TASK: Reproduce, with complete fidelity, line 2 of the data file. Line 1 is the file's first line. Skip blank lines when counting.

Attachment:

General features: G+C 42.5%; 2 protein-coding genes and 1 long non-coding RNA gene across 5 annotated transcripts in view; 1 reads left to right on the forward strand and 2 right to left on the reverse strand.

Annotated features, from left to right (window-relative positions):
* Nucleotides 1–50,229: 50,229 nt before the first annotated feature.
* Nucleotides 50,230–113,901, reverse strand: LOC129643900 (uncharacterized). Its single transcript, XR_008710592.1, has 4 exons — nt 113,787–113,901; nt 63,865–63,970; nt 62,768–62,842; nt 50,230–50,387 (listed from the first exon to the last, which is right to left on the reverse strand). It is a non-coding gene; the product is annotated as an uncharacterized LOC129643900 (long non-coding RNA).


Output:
Annotated features, from left to right (window-relative positions):